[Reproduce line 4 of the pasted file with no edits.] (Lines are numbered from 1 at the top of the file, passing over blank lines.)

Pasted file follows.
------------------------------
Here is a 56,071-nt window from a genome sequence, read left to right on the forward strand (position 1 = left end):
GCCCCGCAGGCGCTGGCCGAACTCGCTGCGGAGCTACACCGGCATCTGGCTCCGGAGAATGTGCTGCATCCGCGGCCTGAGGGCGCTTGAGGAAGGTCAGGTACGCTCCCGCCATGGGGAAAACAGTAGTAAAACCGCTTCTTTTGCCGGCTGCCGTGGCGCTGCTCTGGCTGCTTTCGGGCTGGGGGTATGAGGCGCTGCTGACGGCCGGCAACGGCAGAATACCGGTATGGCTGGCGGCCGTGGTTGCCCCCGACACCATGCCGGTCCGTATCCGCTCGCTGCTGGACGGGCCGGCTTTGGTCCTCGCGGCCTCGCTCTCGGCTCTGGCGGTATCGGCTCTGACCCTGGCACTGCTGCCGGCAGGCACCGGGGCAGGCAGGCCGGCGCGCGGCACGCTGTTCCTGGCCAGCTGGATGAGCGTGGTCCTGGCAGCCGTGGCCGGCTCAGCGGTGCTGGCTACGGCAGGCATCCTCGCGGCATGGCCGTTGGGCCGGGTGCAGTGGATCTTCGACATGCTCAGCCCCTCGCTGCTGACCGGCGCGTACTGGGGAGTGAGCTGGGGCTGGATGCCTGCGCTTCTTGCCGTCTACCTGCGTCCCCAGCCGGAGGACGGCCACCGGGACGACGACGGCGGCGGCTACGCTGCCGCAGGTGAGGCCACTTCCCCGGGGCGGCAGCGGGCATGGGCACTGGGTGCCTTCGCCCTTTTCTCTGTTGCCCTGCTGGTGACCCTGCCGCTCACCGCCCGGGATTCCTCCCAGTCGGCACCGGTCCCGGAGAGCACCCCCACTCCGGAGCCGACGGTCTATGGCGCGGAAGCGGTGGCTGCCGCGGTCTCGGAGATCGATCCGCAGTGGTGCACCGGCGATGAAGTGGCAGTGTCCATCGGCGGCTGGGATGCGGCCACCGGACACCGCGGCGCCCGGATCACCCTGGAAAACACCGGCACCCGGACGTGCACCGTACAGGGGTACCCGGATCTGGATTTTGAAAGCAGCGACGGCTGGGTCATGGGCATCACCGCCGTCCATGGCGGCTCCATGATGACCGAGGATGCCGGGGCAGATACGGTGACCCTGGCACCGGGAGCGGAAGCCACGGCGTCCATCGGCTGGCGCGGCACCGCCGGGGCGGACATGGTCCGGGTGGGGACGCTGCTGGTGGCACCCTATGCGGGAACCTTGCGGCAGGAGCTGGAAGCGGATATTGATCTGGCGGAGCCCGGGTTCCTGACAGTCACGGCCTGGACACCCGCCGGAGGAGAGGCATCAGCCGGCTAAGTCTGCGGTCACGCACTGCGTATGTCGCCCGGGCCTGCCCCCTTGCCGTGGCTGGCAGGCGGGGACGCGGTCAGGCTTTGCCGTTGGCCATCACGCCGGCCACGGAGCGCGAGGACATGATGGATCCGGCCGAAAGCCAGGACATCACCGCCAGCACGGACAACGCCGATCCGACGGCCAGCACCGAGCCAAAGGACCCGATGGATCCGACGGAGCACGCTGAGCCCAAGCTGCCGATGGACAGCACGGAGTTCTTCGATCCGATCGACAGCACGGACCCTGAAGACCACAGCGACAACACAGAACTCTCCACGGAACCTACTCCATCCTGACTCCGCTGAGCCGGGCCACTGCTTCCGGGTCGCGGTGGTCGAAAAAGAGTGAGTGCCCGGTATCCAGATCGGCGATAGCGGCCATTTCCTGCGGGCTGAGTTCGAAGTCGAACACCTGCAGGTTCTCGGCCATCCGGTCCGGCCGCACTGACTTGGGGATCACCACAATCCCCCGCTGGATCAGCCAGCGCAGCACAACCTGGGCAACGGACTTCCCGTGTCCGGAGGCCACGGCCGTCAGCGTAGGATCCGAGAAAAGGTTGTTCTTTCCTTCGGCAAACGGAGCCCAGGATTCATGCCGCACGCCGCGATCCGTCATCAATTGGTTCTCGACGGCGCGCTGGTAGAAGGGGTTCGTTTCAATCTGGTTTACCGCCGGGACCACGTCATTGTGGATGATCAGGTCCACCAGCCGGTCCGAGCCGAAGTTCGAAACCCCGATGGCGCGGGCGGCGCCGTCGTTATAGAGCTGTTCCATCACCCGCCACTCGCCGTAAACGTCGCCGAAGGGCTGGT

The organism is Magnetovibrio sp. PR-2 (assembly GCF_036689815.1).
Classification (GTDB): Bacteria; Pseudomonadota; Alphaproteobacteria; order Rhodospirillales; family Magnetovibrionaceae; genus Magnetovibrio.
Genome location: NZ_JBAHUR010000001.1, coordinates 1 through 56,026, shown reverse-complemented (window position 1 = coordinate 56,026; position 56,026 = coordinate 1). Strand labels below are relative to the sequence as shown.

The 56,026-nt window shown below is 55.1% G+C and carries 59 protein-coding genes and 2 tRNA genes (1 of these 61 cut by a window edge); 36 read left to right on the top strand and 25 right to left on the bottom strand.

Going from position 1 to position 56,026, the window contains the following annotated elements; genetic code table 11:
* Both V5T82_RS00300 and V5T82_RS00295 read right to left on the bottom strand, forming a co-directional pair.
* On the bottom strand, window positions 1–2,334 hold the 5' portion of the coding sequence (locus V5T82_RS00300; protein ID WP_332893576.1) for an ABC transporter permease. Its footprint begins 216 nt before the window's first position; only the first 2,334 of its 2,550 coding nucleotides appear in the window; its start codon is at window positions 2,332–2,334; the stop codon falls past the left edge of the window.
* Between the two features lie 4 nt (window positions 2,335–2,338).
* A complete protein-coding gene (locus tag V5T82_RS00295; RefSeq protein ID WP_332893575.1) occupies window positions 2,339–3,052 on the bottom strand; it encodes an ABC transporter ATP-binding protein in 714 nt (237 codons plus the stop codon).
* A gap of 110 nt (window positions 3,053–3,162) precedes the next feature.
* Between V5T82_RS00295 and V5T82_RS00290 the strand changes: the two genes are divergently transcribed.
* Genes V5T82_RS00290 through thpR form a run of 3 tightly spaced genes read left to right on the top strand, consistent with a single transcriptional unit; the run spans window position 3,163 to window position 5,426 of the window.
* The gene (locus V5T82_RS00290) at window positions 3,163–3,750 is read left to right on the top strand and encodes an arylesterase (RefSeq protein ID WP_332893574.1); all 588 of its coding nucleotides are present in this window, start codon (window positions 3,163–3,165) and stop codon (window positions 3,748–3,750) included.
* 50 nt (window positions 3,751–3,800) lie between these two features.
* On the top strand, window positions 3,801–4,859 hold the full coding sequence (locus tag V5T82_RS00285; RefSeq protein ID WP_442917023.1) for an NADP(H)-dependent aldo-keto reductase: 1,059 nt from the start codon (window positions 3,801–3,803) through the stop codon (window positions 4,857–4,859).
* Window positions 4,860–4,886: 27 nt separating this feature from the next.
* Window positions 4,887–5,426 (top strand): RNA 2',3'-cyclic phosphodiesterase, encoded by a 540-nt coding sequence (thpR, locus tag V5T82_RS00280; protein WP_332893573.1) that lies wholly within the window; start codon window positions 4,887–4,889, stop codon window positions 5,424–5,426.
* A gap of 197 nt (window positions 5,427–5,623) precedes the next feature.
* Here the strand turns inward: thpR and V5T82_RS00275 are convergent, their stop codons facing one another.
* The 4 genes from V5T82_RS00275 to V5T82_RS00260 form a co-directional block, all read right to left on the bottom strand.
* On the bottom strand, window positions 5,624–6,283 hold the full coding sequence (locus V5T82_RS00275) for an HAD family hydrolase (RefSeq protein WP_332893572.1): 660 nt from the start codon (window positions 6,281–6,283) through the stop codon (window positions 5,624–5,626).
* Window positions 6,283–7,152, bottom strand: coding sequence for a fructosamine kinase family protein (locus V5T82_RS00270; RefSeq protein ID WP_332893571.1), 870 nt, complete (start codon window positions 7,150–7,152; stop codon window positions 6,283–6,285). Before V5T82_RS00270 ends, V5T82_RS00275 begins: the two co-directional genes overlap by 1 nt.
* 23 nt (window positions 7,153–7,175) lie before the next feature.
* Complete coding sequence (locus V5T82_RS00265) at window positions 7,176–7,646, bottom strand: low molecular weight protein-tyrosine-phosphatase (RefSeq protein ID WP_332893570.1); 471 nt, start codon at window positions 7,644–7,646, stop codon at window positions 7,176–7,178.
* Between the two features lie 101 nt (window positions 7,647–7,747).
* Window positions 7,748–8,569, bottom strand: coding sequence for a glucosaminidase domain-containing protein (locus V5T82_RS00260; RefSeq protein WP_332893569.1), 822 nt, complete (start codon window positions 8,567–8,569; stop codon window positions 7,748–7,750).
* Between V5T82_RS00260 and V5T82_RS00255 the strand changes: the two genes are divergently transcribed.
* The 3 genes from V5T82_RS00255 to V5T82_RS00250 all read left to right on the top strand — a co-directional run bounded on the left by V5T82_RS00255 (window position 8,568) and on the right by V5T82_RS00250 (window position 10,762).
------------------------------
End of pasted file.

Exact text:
Classification (GTDB): Bacteria; Pseudomonadota; Alphaproteobacteria; order Rhodospirillales; family Magnetovibrionaceae; genus Magnetovibrio.